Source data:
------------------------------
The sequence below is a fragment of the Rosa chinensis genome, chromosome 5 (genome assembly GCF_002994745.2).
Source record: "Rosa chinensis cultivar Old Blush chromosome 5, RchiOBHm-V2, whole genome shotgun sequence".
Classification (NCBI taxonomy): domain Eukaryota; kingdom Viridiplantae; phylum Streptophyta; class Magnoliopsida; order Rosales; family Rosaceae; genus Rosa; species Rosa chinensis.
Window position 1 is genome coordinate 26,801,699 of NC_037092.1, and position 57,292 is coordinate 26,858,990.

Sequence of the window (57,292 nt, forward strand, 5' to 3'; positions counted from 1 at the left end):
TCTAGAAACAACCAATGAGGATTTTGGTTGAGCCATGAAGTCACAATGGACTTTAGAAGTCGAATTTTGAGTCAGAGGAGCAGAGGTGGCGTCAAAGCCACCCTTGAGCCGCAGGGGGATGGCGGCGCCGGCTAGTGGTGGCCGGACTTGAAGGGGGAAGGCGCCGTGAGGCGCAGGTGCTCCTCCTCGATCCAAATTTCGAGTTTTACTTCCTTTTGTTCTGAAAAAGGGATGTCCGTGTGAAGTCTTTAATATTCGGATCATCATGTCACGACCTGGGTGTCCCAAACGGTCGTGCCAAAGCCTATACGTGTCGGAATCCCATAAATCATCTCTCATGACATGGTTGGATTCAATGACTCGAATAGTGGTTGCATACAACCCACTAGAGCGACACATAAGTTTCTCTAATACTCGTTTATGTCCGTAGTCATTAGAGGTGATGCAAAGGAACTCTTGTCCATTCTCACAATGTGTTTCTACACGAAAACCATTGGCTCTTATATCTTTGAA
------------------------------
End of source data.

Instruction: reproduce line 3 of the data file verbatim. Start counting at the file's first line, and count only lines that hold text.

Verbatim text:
Classification (NCBI taxonomy): domain Eukaryota; kingdom Viridiplantae; phylum Streptophyta; class Magnoliopsida; order Rosales; family Rosaceae; genus Rosa; species Rosa chinensis.